The Carters refused Frackovec’s offers and sued Texas Outfitters for breach of its duty as holder of executive rights on their mineral interest in the ranch. Texas Outfitters later sold the surface and its executive rights and minerals in the Ranch for $4.5 million.
The case was tried before the judge without a jury. The judge found that Texas Outfitters had breached its duty to the Carters and awarded them $867,654.32, the amount of bonus the Carters would have received had Texas Outfitters accepted El Paso’s lease offer.
The San Antonio Court of Appeals affirmed. It quoted the Supreme Court’s Lesley opinion that “an executive can breach its duty by refusing to lease ‘[i]f the refusal is arbitrary or motived by self-interest to the non-executive’s detriment.” In its findings of fact, the trial court found that, by refusing to lease, Frackovec gained for himself “unfettered use of the surface for its hunting operation,” and “the ability to sell its land at a large profit free of any oil and gas lease.” The court of appeals said there was ample evidence to support those findings. “Although protecting an existing use of the surface estate is a legitimate interest, an executive breaches its duty if it protects the surface estate by refusing to permit any mineral lease.” The court also frowned on Frackovec’s efforts to extract concessions from the Carters in exchange for his agreement to lease. “The evidence supports an inference that Texas Outfitters refused to lease not only to protect its existing surface use, but also to exact a benefit from the Carters at their expense.” In a footnote, the court said:
Alternatively, we hold an executive who unsuccessfully engages in acts of self-dealing to the non-executive’s detriment breaches its duty … as does an executive who successfully engages in acts of self-dealing that unfairly devalues the non-executive’s interest.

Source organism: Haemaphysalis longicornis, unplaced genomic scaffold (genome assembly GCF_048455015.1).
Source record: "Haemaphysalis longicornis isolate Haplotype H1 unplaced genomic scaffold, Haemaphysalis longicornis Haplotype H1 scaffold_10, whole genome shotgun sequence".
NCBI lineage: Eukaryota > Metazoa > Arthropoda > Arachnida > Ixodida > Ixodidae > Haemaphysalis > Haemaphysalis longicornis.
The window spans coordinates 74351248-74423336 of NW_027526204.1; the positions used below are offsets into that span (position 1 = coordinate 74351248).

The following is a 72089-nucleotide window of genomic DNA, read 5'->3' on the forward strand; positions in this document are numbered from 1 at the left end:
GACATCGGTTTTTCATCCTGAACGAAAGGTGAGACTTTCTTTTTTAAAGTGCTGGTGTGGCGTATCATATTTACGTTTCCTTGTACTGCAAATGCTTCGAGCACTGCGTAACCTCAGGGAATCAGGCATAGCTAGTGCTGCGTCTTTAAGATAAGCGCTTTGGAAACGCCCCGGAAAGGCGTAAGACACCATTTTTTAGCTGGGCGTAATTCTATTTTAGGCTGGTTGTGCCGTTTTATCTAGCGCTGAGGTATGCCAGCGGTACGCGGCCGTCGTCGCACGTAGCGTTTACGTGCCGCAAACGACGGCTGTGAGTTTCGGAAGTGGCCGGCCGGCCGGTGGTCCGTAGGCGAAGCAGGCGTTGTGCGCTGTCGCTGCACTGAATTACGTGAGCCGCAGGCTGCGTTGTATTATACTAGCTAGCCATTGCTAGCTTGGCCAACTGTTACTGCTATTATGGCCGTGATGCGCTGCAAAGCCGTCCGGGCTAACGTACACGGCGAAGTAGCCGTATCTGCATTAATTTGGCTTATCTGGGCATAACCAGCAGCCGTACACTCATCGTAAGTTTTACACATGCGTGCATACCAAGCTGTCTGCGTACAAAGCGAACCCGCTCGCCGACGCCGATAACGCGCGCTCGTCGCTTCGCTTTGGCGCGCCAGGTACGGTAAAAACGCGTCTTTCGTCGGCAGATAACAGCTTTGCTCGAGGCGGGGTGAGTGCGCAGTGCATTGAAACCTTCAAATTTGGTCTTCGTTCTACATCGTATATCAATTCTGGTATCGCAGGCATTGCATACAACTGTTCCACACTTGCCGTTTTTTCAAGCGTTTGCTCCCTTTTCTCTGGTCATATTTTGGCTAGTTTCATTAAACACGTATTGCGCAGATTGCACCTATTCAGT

In other words, it is a breach of the executive’s duty to seek benefits for itself at the expense of the non-executive as a condition to its agreement to lease, whether or not it succeeds.
One of Texas Outfitters’ arguments was that the Carters put themselves in this situation and should have known better: the Carters “knowingly contracted for a situation in which they would have no say over when and how (or if) their minerals would be leased.” In rejecting this argument the court remarked: “it could also be said that Texas Outfitters knowingly contracted for a situation in which it would owe the Carters a fiduciary duty of utmost good faith and fair dealing if a mineral lease were offered.”
I always counsel caution a client who wants to engage in a transaction in which the executive rights are severed from the minerals. A client wanting to have executive rights over others’ minerals should understand its duty, and a client willing to give up its executive rights should understand the risks.